I think another reason why it’s important to not be nice when speaking of your oppression—not just a prerogative but important—is to try to really convey the severity of what you’re dealing with. When you’re nice, it’s easy for the person you’re speaking to to assume that you are dealing with minor pet peeves, not seeing the necessity of them to look within themselves to think about the ways they’re contributing. It’s easy for them to dismiss what you’re talking about as trivial interpersonal annoyances that are not representative of larger structural problems. But when you’re fucking angry—when you let across how much pain you’ve endured because of this—it comes across. It’s serious. And even if the person you’re talking to shuts down, fuck at least you feel better, and that’s a minor victory in itself.

Instead of asking us not to be angry it’s more productive to think about why you’re not. It’s more effective to think about what privilege you have for not being angry. It’s more effective to realize the oppression you’re perpetuating by demanding we convey knowledge in a comfortable manner for you when we’ve likely spent our entire lives being uncomfortable. It’s important to recognize the privilege in demanding to control what type of information you’re given and how. Realize the violence you’re inflicting by doing this, supported by and representative of larger types of violence inflicted throughout our lifetimes. And realize when that I don’t comply with your attempts to control me it’s an act of resistance.


I'm just gonna leave that there so as not to speak over the message.

Also gonna link to this guy's other tumblrs: fuckyeahchubbyguysofcolor and fatnudes. The fatnudes one is racially diverse and features nudes of all genders. I think they are both pretty awesome.
naamah_darling: The right-side canines of a wolf's skull; the upper canine is made of gold. (Default)
Today's brilliance, from Felicity at Faerye.net:

Some men see women as puzzle boxes.

As far as they’re concerned, inside every woman, there’s a tasty Sex Treat™, and there’s some way to get it out. Some combination of words, of behaviors on the man’s part, some situation will pop that box open and the treat will be his!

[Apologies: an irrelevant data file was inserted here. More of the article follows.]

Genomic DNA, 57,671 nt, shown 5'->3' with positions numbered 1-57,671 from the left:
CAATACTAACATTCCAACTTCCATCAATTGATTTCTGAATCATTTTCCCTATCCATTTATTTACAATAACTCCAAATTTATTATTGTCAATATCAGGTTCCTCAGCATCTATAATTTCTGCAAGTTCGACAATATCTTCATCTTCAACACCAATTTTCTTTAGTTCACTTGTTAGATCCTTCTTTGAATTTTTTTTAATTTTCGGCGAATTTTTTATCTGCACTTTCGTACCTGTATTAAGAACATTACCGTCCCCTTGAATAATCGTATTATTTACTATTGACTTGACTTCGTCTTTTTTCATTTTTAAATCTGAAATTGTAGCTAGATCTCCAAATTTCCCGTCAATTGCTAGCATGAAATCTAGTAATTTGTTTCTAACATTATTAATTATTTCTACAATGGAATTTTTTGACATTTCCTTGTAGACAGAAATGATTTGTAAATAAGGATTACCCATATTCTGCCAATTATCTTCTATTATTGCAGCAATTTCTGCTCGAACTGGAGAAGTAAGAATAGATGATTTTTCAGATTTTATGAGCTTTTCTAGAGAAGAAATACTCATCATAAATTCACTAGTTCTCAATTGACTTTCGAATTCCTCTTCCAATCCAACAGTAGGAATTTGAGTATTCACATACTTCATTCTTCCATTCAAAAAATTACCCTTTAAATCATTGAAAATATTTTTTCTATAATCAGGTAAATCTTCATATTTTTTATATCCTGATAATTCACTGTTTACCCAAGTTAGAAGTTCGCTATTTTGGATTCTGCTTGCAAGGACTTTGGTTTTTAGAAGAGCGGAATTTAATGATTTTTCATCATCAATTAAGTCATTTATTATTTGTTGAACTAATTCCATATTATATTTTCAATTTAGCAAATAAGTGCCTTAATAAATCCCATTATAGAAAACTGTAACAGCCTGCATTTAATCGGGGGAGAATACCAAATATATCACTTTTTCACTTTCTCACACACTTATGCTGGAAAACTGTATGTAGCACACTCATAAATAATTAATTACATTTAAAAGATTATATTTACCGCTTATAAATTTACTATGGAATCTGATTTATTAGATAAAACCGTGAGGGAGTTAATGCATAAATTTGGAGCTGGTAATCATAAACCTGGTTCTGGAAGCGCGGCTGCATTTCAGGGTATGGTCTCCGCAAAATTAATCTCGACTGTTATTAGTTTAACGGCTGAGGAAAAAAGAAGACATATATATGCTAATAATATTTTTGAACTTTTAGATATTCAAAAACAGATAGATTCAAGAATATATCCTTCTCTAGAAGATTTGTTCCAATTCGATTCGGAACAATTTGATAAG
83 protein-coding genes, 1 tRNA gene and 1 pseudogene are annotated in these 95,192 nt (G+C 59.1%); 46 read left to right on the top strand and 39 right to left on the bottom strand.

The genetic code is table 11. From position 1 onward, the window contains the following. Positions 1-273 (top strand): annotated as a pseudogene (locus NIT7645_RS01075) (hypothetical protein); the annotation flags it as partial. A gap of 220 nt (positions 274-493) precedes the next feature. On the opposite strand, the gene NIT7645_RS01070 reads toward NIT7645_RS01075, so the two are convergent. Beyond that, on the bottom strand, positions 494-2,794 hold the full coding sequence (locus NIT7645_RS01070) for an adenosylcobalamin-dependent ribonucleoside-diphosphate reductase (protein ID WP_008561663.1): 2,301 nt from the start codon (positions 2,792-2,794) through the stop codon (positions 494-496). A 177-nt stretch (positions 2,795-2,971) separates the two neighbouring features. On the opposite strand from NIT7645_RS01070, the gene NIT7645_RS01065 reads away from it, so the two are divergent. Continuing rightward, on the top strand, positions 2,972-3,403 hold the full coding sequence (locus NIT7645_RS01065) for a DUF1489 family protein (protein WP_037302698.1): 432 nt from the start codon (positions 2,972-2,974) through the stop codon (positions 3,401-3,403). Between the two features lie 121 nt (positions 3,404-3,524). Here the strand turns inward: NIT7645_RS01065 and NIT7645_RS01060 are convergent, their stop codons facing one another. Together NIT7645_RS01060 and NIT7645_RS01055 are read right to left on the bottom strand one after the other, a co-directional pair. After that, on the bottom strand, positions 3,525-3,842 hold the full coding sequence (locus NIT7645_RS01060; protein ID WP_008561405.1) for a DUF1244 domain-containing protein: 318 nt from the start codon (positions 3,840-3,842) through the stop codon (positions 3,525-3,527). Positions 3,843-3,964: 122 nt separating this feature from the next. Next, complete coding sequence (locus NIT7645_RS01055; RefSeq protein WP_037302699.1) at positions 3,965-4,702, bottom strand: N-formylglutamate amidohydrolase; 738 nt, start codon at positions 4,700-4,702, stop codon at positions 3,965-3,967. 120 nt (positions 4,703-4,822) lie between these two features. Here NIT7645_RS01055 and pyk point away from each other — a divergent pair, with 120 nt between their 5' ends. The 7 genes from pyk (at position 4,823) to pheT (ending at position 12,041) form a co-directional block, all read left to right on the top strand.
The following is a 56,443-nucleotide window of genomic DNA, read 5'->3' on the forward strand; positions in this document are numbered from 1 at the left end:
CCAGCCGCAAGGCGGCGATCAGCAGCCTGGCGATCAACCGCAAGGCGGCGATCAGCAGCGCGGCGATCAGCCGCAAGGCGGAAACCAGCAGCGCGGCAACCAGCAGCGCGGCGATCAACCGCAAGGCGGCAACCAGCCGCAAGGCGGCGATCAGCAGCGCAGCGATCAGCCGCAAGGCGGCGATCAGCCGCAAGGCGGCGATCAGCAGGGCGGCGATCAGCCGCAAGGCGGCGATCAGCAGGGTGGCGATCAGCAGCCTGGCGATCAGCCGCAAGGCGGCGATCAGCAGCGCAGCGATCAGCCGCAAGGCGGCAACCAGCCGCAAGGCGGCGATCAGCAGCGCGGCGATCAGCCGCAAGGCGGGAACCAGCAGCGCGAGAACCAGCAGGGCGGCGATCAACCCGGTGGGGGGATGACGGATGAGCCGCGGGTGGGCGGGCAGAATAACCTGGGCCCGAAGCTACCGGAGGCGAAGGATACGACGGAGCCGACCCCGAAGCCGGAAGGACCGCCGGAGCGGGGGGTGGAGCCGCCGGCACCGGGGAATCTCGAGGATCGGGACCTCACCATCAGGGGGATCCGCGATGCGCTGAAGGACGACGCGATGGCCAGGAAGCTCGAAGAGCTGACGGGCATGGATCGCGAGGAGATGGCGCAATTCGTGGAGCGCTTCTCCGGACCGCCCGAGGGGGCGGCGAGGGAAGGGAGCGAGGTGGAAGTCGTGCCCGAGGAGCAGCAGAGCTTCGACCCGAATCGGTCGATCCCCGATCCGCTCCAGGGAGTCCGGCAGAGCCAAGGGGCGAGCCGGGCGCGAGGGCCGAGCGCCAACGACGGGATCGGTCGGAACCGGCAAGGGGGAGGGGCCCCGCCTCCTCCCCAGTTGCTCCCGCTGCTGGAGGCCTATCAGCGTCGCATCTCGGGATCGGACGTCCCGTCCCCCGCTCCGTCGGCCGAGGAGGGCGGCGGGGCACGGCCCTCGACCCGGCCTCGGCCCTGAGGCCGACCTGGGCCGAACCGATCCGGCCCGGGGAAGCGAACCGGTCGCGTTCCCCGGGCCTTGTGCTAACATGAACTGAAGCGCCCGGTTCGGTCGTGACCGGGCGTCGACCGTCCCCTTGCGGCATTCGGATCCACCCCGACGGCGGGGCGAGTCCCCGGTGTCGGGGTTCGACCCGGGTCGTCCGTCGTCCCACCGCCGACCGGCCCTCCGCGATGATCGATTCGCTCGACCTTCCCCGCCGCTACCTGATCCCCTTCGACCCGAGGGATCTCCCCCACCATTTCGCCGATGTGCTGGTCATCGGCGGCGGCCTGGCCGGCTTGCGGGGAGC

Like every belief, this one has implications and consequences. A puzzler may continue to try and try and try to get a woman to sleep with him, testing different approaches and permutations, sure that the perfect solution exists — when in fact, he’s just being terrifyingly persistent in hitting on someone who he’s already completely alienated. He may learn generalized techniques from pickup artist websites or books, which make perfect sense to him because they use the same sort of puzzle/treat logic — and then find that real women he interacts with don’t respond as he anticipated, or even get offended, when he tries out his new techniques. A frustrated puzzler may stay in a platonic relationship with a woman hoping to stumble onto a way to get the treat, when he isn’t interested in the friendship for its own sake.

. . .

Most puzzler-types would scoff at the idea that they’re treating women as interchangeable, but no, the fact that you value the sex treat or the victory more highly if the box has an attractive exterior, or if it hadn’t been opened before, or if it was particularly tricky, isn’t flattering. You are treating a sentient individual as an instance of a game. It’s disgusting.

. . .

When a woman senses a man sees her as a puzzle box, she does not know if he is a harmless guy with some stupid notions, or a self-taught pickup artist steeped in internet misogyny but who has a rudimentary ethical compass, or a guy who will rape her if he has plausible deniability but not otherwise, or that self-aware serial rapist who posted on Reddit. . . .

All she knows is that he sees her as an obstacle and her sex as an object. And why the fuck would she want to spend any time with him, even if he’s harmless, knowing that?

. . .

The idea of women as puzzle boxes — which is related to the ideas that women don’t actually want sex and just have to regulate men’s access to it, and to the idea of women as the sex class, the people whose bodies carry sex and mean sex — is embedded deep in our culture.


I really cannot improve upon this, so you should go read the whole thing. You really should. It's the best metaphor I've seen for this yet.

I will tack one thing on:

This is why Joe Douchebag gets so pissed off when a woman shows no interest in him, and then goes on to date, or even -- gasp! -- have sex with someone else.

Joe Douchebag, according to his mentality, was playing by the rules. He was using all his combo-breakers, he leveled up his skills exactly right, he tried different angles of approach, trying to find the way to the target. He was doing what you are supposed to do, the thing that is supposed to work: following the manual.

And here this woman just . . . decides she doesn't want him. But he was playing by the rules. He was being a Nice Guy. He was listening to her mouth-noises and buying her things and teaching her about his favorite stuff and not hitting her or anything, and she still rejected him. He's perfectly good, the rules say so, and she still rejected him. He treated her like a friend, and she treats him like a friend, and somehow, instead of being a good thing that means he has made successful emotional contact with a real-live human being, this is an insult.